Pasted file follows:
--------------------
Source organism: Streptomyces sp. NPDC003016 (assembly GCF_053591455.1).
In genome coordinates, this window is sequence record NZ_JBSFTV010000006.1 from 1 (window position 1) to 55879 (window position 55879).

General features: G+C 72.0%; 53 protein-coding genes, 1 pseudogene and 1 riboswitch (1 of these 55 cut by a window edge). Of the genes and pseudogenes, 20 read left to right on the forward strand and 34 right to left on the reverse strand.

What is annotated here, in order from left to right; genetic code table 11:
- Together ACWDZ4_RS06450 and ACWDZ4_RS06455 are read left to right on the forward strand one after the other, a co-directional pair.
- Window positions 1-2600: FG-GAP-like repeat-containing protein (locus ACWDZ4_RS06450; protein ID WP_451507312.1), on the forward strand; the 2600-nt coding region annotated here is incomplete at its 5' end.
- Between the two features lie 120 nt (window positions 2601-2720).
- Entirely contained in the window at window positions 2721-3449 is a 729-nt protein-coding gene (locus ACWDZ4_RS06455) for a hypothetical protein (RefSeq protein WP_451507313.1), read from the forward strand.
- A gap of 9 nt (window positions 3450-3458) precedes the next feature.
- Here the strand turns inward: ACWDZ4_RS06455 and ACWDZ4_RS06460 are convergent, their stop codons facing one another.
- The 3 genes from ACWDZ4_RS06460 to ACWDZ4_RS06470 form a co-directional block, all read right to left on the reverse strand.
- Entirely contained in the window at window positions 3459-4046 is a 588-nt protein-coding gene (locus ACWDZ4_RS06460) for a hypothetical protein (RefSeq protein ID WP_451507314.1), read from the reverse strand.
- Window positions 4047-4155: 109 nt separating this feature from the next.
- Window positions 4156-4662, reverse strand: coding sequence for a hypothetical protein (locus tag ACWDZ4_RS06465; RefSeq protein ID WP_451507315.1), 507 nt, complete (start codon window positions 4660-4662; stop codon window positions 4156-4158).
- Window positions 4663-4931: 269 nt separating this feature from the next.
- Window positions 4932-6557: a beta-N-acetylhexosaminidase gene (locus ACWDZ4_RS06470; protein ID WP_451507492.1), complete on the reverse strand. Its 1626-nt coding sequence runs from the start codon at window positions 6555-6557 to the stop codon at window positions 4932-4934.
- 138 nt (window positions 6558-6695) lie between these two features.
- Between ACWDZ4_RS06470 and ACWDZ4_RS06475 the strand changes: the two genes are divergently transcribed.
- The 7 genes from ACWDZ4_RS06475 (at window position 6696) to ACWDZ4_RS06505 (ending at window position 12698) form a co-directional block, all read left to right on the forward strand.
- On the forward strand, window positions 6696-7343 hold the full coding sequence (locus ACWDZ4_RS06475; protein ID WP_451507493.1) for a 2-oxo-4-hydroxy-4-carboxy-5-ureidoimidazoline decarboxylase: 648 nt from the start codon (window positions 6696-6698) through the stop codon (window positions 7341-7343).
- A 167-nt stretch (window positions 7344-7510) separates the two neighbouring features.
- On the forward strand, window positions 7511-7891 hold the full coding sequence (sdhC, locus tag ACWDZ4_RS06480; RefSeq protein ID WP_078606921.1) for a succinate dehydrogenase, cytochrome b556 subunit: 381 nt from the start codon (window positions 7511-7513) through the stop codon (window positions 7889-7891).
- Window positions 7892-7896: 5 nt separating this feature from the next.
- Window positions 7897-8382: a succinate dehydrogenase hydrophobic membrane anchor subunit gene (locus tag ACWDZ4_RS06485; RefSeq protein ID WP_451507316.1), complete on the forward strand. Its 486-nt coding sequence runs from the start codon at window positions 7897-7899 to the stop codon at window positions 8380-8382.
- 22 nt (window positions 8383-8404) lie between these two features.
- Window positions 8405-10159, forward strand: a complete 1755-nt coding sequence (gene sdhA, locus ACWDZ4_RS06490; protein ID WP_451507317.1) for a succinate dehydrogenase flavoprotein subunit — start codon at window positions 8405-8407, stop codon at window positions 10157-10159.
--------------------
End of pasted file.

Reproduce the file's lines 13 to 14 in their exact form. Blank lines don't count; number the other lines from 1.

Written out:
- Window positions 4047-4155: 109 nt separating this feature from the next.
- Window positions 4156-4662, reverse strand: coding sequence for a hypothetical protein (locus tag ACWDZ4_RS06465; RefSeq protein ID WP_451507315.1), 507 nt, complete (start codon window positions 4660-4662; stop codon window positions 4156-4158).